The not-so-obvious antidote to the wave of populism in some older democracies is a genuine 'youthquake'.
Predicted for the last two elections, the influence of under-25s has been more of a tremor. However, action by youth-led demonstrations in this past year has shown older generations not only that they are a force to be reckoned with, but also that it is youth who will be most influenced by inaction.
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Translation of protests into a political force requires something more. What exactly? And how can it be actioned?
The short answer is massive youth turnout in general elections.
Turnouts in key democracies have been woeful for some time, partly as a result of two-party strangleholds that dominate centre-spectrums and deny genuine third-party influence.
So what could convince under 25s to enable their own engagement in policy-driven politics?
Findings that democracy is the system best able both to self-correct and deliver equity, always come with the proviso: 'if enough citizens engage in it'. This is the heart of the problem.
Sure leaders are necessary, as the Occupy Movements and present climate protests have proven. And parties are still the most effective way of transforming ideas into policy and action. So what exactly is missing?
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The longer answer is education. Also, parties that do not become mere 'shell parties' that gear up only for elections, but are ones that generate creative remits from grass-roots groups and think-tanks using evidence-based research.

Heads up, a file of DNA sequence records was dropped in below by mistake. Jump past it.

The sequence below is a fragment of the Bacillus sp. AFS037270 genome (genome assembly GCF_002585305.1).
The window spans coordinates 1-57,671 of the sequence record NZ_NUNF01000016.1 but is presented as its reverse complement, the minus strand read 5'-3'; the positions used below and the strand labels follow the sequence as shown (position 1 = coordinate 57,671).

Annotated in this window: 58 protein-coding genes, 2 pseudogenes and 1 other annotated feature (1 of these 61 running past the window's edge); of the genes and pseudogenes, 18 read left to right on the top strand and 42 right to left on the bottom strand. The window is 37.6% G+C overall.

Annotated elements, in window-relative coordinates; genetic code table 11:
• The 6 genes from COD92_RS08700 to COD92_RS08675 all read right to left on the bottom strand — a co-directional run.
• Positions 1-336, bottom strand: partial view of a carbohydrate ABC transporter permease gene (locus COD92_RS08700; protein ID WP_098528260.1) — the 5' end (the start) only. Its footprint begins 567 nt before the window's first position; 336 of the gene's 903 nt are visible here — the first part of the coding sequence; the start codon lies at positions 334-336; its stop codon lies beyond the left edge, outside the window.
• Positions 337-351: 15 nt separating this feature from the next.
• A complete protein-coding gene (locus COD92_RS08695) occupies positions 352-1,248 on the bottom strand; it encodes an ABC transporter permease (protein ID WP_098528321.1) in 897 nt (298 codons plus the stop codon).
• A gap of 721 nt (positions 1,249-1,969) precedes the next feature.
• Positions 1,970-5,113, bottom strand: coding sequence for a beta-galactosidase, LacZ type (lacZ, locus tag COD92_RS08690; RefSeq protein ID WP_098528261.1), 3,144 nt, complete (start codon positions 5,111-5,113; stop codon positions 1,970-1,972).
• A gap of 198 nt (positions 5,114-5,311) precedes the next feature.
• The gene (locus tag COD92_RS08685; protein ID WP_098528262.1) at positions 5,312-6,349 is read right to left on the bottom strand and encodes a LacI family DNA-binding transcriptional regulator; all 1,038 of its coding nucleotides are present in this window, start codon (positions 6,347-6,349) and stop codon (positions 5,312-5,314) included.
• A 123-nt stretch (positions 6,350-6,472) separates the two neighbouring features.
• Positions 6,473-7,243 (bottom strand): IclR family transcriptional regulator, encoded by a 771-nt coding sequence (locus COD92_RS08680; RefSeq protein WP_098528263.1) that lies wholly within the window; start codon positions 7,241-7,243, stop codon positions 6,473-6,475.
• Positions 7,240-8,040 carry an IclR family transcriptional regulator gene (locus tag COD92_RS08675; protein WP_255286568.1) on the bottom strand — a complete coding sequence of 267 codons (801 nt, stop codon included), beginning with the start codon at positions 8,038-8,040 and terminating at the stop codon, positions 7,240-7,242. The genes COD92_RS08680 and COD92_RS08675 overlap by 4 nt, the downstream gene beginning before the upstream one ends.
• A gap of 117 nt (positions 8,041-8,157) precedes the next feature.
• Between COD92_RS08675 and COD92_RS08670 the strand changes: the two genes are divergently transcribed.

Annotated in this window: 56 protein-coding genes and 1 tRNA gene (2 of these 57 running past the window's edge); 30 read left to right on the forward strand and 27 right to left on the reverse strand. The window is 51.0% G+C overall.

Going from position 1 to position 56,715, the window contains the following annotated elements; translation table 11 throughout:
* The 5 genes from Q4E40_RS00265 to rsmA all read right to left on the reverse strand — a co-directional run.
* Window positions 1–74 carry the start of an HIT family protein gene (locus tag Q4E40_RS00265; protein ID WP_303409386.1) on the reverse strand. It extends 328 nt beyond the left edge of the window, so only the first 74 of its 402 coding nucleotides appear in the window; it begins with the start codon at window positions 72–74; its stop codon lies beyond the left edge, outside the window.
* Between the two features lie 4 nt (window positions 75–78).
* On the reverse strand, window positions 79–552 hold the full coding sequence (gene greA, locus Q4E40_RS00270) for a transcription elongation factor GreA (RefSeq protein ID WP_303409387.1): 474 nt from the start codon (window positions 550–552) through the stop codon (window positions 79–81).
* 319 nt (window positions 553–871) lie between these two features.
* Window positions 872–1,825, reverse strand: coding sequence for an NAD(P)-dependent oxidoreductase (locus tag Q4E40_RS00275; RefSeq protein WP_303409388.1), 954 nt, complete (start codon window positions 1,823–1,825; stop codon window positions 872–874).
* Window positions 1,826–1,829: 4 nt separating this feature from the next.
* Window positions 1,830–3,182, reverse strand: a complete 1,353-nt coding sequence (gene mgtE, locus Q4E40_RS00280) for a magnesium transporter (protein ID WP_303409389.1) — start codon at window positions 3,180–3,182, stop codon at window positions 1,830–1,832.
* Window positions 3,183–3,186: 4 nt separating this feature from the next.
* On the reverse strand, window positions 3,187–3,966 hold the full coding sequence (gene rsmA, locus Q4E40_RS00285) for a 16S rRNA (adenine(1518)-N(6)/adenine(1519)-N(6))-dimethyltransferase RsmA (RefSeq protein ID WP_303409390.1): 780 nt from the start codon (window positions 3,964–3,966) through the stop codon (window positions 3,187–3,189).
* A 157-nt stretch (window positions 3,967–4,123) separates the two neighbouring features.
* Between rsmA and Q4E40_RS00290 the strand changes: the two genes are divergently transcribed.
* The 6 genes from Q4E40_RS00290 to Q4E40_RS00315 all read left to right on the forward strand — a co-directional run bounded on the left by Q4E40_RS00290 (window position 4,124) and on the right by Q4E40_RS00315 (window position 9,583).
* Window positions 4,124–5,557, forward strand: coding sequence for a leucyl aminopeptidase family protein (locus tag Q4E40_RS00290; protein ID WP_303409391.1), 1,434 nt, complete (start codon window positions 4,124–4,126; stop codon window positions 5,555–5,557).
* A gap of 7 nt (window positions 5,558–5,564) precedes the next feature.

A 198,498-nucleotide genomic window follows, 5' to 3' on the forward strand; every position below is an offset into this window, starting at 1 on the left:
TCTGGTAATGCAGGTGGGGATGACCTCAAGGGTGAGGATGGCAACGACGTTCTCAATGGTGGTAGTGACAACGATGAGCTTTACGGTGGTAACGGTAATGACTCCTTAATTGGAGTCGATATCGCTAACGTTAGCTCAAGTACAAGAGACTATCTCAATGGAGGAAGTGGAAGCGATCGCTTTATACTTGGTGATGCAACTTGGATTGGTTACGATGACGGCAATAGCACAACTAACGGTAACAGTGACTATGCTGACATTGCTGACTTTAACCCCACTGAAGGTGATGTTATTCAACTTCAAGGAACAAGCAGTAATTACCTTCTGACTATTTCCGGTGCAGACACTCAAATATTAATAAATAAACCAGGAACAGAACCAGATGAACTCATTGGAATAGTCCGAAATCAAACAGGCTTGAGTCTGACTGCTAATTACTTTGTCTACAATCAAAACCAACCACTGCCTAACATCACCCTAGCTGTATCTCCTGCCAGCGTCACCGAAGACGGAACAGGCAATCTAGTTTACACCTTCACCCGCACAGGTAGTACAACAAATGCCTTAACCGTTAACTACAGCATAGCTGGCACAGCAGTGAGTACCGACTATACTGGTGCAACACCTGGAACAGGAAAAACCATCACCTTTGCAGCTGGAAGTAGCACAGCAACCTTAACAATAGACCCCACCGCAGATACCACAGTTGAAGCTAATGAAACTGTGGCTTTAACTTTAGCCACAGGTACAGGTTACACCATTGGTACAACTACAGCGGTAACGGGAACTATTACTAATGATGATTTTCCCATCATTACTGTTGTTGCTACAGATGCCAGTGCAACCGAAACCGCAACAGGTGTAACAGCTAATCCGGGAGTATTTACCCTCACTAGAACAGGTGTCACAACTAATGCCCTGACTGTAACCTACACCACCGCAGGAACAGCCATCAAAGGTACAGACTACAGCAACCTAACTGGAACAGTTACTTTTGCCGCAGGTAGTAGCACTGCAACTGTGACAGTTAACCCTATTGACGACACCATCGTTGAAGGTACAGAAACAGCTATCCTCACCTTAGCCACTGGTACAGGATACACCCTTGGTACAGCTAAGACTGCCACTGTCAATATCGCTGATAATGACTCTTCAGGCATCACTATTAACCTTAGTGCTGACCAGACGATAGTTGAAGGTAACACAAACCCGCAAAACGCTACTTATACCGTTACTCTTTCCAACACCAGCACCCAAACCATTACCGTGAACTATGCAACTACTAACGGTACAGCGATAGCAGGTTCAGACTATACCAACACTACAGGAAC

What sort of education? This present reformist government, a rarity internationally, has announced it will roll out compulsory New Zealand history in 2022. It has also said compulsory civics or citizenship is in the pipeline.
Evidence from research by our universities over the past six years shows that young people who have voted once are more likely to vote thereafter. Other relevant findings reveal that classroom democracy practices, such as voting for student leaders, forge life-long patterns of participation and analytic skills.
Also that on-line Q&As helping align values with parties are formative in establishing political awareness.
In their 2014 book The Political Classroom , US authors Diana Hess and Paula McAvoy argue that well-structured 'political classrooms' are not partisan but where students learn how to discuss topics that have multiple, competing views, and practice listening and questioning.
But the biggest change needed is a revolution in what voter-citizenship at age 18 entails. Perhaps the now almost-quaint 21st party could be preceded by some form of coming-of-age-18 ritual that can inculcate awareness of the responsibilities of citizenship – with presentations of some 'key' to voting rights?
This could be more easily achieved by making our election day not in November but in our autumn. Why not rejuvenate our public holiday of Anzac Day into our usual election day? This could celebrate both our independence and the reasons Anzacs forces fought against fascism.
Being a public holiday, this day could therefore be both a sombre and joyful occasion, looking back and forward. Pre-voting/mail voting would be regarded as exceptional with street parties encouraging people to join communities to celebrate democracy for the hard-won achievement it is.
If responsibility makes the person, we do need interesting education in the practice of democracy – and to institute home-grown rituals aimed at upskilling youth and recent immigrants alike.
• Steve Liddle is a teacher and independent researcher based in Napier.